Los Angeles Lakers coach Phil Jackson ac

Phil Jackson is also for contraction, small-market man that he is


Phil Jackson decided to back up his girlfriend, which is a smart thing to do as she’s also the daughter of his boss and, you know, his girlfriend. Even less surprising is that he’s backing up his girlfriend by burying small markets, in which he’s never had to achieve success.

“I think that’s what the commissioner said so I think she’s probably parroting what the commissioner said,” Jackson said.

When asked for his thoughts about contraction, Jackson said, “I will parrot what both of them said” before expanding on the thought.

“I think [the league has] some parameters that they want to meet in some of the markets,” Jackson said. “I think they’ll set up some goals that way and I think that will be a helpful thing for the league. Taking New Orleans for example, they had to meet a certain number of ticket holders for them to come in the league, so there are some parameters that are important.”

“You like to have six in the division and 24 is really a great number [of teams] at one time,” Jackson said. “You could play five in your division and four in your conference and you could really set up division rivalries with such a thing like that. The expansion to 30 which we have sets up an odd number of games that we have [against certain conference opponents].”

via Los Angeles Lakers’ Phil Jackson offers thoughts on NBA contraction – ESPN Los Angeles.

Jackson, who played for New York for ten years before going to New Jersey, then coached Chicago and Los Angeles, obviously is in tune with smaller markets and the struggle to compete in the NBA’s system which heavily favors the biggest markets in competitive advantage. He’s in touch with what losing these franchises would mean to good fans in hard-working American cities and the thousands of kids who would suffer through losing their favorite franchise. He’s also got a good perspective on the limited potential  of the league in abandoning an expansive set of teams which provides interest in more than just those areas.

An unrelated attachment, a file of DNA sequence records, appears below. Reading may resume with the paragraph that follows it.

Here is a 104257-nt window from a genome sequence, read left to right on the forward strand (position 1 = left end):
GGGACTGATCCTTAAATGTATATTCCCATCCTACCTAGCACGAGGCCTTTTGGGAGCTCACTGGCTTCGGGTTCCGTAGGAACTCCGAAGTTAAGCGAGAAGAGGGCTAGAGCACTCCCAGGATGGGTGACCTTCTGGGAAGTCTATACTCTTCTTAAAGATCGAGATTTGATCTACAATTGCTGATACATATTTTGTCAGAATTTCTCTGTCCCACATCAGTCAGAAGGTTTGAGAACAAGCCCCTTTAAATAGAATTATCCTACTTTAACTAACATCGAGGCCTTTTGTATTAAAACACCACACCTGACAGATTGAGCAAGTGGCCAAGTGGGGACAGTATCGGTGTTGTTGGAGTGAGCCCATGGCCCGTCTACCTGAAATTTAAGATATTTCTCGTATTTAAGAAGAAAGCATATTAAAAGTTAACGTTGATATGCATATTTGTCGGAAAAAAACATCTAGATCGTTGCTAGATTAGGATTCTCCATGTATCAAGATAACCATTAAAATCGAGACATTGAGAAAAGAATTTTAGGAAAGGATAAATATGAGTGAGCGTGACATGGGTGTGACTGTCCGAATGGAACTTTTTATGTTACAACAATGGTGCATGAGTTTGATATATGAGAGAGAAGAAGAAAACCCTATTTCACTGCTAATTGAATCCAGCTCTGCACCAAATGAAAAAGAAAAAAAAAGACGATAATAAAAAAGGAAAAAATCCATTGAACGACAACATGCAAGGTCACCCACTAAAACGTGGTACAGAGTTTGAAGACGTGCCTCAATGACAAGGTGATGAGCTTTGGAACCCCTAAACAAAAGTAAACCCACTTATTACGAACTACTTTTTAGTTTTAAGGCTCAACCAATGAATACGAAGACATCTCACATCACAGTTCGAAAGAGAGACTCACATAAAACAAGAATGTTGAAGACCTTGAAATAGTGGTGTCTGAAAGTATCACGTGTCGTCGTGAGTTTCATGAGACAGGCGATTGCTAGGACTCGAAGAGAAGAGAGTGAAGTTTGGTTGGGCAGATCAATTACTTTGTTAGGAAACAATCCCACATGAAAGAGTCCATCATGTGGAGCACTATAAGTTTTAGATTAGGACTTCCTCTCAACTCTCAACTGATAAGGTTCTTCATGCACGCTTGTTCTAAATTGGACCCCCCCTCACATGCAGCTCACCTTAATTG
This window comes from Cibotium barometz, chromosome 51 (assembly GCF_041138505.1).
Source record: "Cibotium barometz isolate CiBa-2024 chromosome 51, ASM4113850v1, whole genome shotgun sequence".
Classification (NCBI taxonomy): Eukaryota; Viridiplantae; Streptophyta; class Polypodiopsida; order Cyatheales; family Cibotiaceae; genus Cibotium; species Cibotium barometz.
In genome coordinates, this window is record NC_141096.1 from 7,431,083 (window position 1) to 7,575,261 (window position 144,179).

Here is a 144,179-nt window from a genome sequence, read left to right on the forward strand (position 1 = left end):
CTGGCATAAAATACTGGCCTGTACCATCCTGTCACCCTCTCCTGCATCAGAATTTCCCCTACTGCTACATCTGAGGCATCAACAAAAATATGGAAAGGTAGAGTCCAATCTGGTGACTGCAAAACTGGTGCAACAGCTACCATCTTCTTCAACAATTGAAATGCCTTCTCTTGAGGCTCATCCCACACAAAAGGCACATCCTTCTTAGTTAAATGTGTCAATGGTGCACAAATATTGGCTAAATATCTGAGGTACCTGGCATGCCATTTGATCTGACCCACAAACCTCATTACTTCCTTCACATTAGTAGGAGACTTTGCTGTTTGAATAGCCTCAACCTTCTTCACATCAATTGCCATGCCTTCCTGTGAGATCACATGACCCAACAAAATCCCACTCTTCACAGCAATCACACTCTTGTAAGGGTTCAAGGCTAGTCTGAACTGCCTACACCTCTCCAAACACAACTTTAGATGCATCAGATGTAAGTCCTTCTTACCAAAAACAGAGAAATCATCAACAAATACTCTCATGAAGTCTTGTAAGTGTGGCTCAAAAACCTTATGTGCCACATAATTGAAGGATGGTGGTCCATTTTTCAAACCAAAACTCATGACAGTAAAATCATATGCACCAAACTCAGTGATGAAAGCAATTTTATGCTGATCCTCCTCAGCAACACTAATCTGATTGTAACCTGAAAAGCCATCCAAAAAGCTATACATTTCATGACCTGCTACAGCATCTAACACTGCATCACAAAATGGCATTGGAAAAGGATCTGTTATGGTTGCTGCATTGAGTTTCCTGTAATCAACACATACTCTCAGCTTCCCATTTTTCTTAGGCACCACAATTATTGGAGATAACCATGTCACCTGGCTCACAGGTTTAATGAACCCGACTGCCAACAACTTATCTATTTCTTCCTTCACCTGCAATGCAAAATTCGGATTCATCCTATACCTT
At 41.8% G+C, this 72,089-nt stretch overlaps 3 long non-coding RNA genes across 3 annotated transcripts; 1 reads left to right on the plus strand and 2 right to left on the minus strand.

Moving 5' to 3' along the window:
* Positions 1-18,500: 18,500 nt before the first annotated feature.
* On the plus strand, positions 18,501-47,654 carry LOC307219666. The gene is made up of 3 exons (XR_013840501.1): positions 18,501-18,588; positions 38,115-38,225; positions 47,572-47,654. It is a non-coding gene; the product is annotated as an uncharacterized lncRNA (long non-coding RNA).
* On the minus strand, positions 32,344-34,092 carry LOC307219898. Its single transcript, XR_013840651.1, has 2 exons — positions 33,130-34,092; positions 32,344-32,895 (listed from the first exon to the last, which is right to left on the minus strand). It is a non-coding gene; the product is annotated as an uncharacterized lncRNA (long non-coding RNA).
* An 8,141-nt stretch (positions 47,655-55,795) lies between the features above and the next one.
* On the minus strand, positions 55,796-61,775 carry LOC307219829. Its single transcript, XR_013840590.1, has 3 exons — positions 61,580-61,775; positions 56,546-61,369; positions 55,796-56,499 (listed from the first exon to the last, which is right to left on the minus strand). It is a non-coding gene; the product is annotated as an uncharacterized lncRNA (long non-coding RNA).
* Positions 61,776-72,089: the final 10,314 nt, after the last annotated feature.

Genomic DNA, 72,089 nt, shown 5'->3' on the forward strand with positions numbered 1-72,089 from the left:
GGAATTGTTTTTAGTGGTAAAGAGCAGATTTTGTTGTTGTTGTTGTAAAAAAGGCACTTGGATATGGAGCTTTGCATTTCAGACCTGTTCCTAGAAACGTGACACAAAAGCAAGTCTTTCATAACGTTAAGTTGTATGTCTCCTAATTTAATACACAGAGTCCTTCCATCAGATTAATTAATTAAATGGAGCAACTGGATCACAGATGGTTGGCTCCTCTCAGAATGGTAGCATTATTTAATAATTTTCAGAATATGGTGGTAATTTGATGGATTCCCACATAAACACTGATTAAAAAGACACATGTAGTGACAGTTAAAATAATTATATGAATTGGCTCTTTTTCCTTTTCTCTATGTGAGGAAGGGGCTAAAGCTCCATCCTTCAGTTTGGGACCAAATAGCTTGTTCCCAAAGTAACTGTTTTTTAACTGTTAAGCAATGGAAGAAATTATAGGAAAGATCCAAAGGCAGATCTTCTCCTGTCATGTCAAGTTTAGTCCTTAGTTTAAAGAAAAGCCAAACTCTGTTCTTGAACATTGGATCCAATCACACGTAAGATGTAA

With Phil Jackson, who coaches a team that has appeared in 32 of the last 63 Finals, giving great perspective on how competitive balance is well in tune in the NBA, that should be the final straw. After all, when the coach of a team that’s had to endure things like having to trade Kwame Brown for Pau Gasol thinks that the system could use some shortening to allow more star players on big market teams, you know we’re overloaded.

In other news, Mark Cuban supports an initiative for loudmouth owners to get luxury tax breaks, Mike D’Antoni supports a three-point starting handicap in favor of teams whose coaches have mustaches, and I support a tax break for people named Matt.


Somebody looks comfortable: Paul George drops 20 in first quarter

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Paul George‘s first experience starting as a power forward was going up against Anthony Davis — not just one of the best power forwards in the game, one of the handful of best players in the game period. That didn’t go well for George, and he wasn’t happy about it.

His second experience was in another preseason game Tuesday, going up against the Pistons and their four, Ersan İlyasova. He’s not quite as intimidating.

George scored 20 points on 7-of-8 shooting, 4-of-5 on threes — and that was just the first quarter (you can see it all in the video above).

As we have said before, George at the four is not a bad call by the Pacers, but some of that depends on the matchup. On the nights the Pacers face Davis or Blake Griffin or LaMarcus Aldridge or Zach Randolph (or a handful of others) the Pacers’ coaching staff is going to have to adjust. But there are a lot of nights where George at the four is going to force the other team to adjust, and that will play into the Pacers’ hands.

Is DeMarcus Cousins MVP worthy? “It’s mine to grab”

DeMarcus Cousins

Last season, DeMarcus Cousins received zero MVP votes (the same as every year of his career). Even though he averaged 24.1 points, and 12.7 rebounds a game, which was enough to get him his first All-Star berth, MVP is another thing entirely. Only players on winning teams tend to draw the attention of MVP voters.

This season, can Cousins — arguably the best center in the game — get in the conversation?

He thinks it’s more than just that, he told Kevin Ding at Bleacher Report.

The topic is the 2015-16 NBA MVP award and whether it could be reachable for DeMarcus Cousins.

“Reachable, man?” Cousins told Bleacher Report, his voice rising high. “It’s mine to grab.”

As noted above, the only way Cousins gets into the conversation — fair or not — is if the Kings are in the playoffs (at the very least). He understands that.

“It’s going to take a full team effort,” Cousins said. “I’ll try to play at a high level and bring my team along with me.”

Vlade Divac built a Kings’ team designed to start winning now — as you would expect from a team a year away from moving into a new arena they need to fill. Owner Vivek Ranadive is not about selling hope anymore, he wants to sell wins.

I think Cousins can help provide that.

I’m less sold on the cast around him being able to help.